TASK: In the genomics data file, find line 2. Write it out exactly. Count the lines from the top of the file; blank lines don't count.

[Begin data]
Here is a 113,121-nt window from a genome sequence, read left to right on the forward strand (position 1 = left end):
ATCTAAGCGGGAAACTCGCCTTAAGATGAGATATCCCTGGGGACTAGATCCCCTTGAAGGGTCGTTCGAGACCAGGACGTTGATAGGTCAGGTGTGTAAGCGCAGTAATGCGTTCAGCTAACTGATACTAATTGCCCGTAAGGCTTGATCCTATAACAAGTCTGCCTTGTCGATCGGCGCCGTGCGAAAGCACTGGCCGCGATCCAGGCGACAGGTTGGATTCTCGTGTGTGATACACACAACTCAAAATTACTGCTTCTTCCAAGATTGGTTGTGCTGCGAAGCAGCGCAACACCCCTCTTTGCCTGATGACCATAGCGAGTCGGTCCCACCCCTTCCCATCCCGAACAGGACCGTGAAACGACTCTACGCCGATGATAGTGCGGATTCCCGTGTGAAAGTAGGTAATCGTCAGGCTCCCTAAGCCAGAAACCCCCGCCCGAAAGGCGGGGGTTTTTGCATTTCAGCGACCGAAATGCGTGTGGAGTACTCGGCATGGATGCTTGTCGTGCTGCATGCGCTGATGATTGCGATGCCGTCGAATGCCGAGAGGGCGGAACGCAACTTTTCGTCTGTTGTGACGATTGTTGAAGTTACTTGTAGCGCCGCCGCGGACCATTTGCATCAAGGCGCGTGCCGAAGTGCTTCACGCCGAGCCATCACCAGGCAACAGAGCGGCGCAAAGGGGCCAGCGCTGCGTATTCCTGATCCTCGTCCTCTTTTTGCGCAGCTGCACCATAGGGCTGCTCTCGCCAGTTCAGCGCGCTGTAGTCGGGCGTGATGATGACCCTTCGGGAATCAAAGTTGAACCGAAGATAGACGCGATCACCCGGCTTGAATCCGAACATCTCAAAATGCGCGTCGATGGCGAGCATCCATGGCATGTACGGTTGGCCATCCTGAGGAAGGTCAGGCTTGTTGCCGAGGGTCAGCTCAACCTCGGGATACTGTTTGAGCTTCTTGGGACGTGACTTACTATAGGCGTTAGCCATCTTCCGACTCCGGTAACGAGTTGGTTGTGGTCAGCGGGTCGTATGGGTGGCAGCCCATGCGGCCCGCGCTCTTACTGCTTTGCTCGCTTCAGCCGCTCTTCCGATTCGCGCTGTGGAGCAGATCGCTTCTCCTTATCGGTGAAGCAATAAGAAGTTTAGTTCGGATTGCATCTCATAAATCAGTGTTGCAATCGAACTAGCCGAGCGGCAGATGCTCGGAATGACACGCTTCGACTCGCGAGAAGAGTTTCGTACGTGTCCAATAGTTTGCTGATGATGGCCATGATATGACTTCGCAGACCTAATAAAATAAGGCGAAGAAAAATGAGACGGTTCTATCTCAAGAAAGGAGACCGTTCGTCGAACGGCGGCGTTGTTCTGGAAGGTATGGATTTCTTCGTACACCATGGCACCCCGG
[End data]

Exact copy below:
ATCTAAGCGGGAAACTCGCCTTAAGATGAGATATCCCTGGGGACTAGATCCCCTTGAAGGGTCGTTCGAGACCAGGACGTTGATAGGTCAGGTGTGTAAGCGCAGTAATGCGTTCAGCTAACTGATACTAATTGCCCGTAAGGCTTGATCCTATAACAAGTCTGCCTTGTCGATCGGCGCCGTGCGAAAGCACTGGCCGCGATCCAGGCGACAGGTTGGATTCTCGTGTGTGATACACACAACTCAAAATTACTGCTTCTTCCAAGATTGGTTGTGCTGCGAAGCAGCGCAACACCCCTCTTTGCCTGATGACCATAGCGAGTCGGTCCCACCCCTTCCCATCCCGAACAGGACCGTGAAACGACTCTACGCCGATGATAGTGCGGATTCCCGTGTGAAAGTAGGTAATCGTCAGGCTCCCTAAGCCAGAAACCCCCGCCCGAAAGGCGGGGGTTTTTGCATTTCAGCGACCGAAATGCGTGTGGAGTACTCGGCATGGATGCTTGTCGTGCTGCATGCGCTGATGATTGCGATGCCGTCGAATGCCGAGAGGGCGGAACGCAACTTTTCGTCTGTTGTGACGATTGTTGAAGTTACTTGTAGCGCCGCCGCGGACCATTTGCATCAAGGCGCGTGCCGAAGTGCTTCACGCCGAGCCATCACCAGGCAACAGAGCGGCGCAAAGGGGCCAGCGCTGCGTATTCCTGATCCTCGTCCTCTTTTTGCGCAGCTGCACCATAGGGCTGCTCTCGCCAGTTCAGCGCGCTGTAGTCGGGCGTGATGATGACCCTTCGGGAATCAAAGTTGAACCGAAGATAGACGCGATCACCCGGCTTGAATCCGAACATCTCAAAATGCGCGTCGATGGCGAGCATCCATGGCATGTACGGTTGGCCATCCTGAGGAAGGTCAGGCTTGTTGCCGAGGGTCAGCTCAACCTCGGGATACTGTTTGAGCTTCTTGGGACGTGACTTACTATAGGCGTTAGCCATCTTCCGACTCCGGTAACGAGTTGGTTGTGGTCAGCGGGTCGTATGGGTGGCAGCCCATGCGGCCCGCGCTCTTACTGCTTTGCTCGCTTCAGCCGCTCTTCCGATTCGCGCTGTGGAGCAGATCGCTTCTCCTTATCGGTGAAGCAATAAGAAGTTTAGTTCGGATTGCATCTCATAAATCAGTGTTGCAATCGAACTAGCCGAGCGGCAGATGCTCGGAATGACACGCTTCGACTCGCGAGAAGAGTTTCGTACGTGTCCAATAGTTTGCTGATGATGGCCATGATATGACTTCGCAGACCTAATAAAATAAGGCGAAGAAAAATGAGACGGTTCTATCTCAAGAAAGGAGACCGTTCGTCGAACGGCGGCGTTGTTCTGGAAGGTATGGATTTCTTCGTACACCATGGCACCCCGG